CIA (e)Bulletin/(e)Bulletin de l'ICA
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September 2013

We’re on the Right Track!

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By Jacques Lafrance, FCIA

CIA President

My year as President-elect of the Institute was a wonderful time. I learned a lot, in particular more about the various challenges that the actuarial profession has to address. I would like to thank all those who provided me with tremendous support, especially Simon Curtis, our outgoing President; Michel Simard, our Executive Director; and also Jim Christie, our former Immediate Past President. They were very patient with me and took the time to teach me what the management of the Institute entails.

It is with pride and confidence that I begin my term as President of the Institute. Pride because our profession enjoys a solid reputation. The public recognizes and greatly values the talents of Institute members, both in Canada and around the world. And confidence because we can count on a strong Head Office team as well as scores of dedicated volunteers from among our membership.

Still, we are faced with a number of challenges. In the coming months I will have the opportunity to further elaborate on the nature of these challenges and on how the Institute plans to set about meeting them. For now, though, I would just like to identify a few:
  • Improved public understanding of our profession: our profession should be better known, and it is in our interest that this happens. We should take targeted actions to ensure that actuaries’ competencies and abilities are better understood by the public, and especially by policy-makers and potential users of our services.
  • Greater influence on decisions affecting the public interest: building on relevant, high-quality, and timely position papers and research reports, we can help the public take better advantage of actuaries’ skills in making decisions relating to societal issues.
  • Broadening our profession’s fields of practice: the value of actuaries is well-recognized in our traditional areas of practice. However, we must devote more effort and energy to expanding our outreach. In today’s fast-paced world, we must accelerate our efforts to gain more of a foothold in areas that are within reach and in which our skill set can be of benefit, such as the financial sector (in addition to insurance). The future vitality of our profession hangs in the balance.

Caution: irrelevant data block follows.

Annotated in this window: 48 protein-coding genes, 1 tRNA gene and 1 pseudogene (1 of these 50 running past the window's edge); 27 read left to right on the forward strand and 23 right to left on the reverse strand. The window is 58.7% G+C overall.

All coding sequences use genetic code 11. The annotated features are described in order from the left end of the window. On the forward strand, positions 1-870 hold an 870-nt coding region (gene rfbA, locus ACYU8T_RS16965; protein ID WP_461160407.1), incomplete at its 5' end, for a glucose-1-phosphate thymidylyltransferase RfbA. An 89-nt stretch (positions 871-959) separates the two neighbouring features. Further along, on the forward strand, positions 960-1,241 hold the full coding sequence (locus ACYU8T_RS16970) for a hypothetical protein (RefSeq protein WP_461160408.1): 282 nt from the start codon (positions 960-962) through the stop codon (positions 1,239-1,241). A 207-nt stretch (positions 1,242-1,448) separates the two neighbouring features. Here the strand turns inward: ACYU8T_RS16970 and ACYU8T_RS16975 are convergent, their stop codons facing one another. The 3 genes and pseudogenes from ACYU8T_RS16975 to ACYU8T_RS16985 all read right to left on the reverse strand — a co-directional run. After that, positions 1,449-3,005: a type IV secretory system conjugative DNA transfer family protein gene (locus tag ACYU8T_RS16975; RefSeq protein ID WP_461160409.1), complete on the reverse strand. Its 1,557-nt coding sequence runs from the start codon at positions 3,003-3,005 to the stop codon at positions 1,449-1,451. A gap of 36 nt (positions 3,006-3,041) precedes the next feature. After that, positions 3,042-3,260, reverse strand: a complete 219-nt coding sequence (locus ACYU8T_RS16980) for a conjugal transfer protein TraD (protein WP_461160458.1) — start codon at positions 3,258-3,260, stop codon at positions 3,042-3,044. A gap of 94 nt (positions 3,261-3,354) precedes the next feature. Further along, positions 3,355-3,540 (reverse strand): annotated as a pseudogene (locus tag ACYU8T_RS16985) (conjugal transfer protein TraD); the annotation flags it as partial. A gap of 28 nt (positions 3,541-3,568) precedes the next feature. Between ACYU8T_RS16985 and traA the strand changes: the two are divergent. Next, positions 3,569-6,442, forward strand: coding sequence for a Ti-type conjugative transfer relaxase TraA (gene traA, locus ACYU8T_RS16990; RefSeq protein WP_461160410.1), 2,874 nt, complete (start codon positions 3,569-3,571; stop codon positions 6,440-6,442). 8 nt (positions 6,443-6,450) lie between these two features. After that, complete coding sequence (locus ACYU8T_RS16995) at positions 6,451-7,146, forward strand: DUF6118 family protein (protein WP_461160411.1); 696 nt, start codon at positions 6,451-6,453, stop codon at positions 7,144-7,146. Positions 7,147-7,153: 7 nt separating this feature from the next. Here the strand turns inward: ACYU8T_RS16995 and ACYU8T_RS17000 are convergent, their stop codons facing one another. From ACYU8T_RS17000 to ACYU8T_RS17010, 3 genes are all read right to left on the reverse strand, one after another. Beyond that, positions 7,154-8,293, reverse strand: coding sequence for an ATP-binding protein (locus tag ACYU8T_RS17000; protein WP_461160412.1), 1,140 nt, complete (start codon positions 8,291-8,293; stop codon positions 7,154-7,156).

• The training we provide to our current and future members must be better geared to the desired competencies: there are significant differences between the competencies required today and those taught a few decades ago. Our training and the competencies that we require of our new members must be reviewed constantly to allow us to offer the public the highest-quality services.
  • Stepping up our efforts to maintain a high level of professionalism on the part of our members: while our profession is not experiencing any serious problems at this time with regard to ethics, we must remain vigilant and promote irreproachable conduct on the part of our members.
  • The standards that we adopt and the training we provide must be adapted to an ever-changing world: international harmonization of the accounting rules used in the financial sector will represent a major challenge in terms of training and developing standards and guidance.
Without neglecting the need for sound governance of the Institute’s activities, the Board recently adopted changes to its mode of operations, aimed at placing greater emphasis on the strategic issues facing Canada’s actuarial profession. I am confident that with these changes, we will be able to make greater strides toward achieving our objectives. Please rest assured, however, that the Institute will not lose sight of the importance of the day-to-day role it must assume in terms of the training, guidance, and services required by our current and future membership.

I see that I am surrounded by passionate people and I am looking forward to working with them in the next year. I am confident that with this passion, we will succeed in helping grow our profession and in making the Institute even more useful to the public and its members. For this to happen, though, we will need you to chip in. I invite you to devote some of your time and energy to Institute activities, regardless of your field of practice and career situation. Your contribution and your ideas will be greatly appreciated.

We’re on the right track. Still, we have to work hard and be vigilant to ensure that this track takes us where we want to go.

Jacques Lafrance, FCIA, is President of the Canadian Institute of Actuaries.


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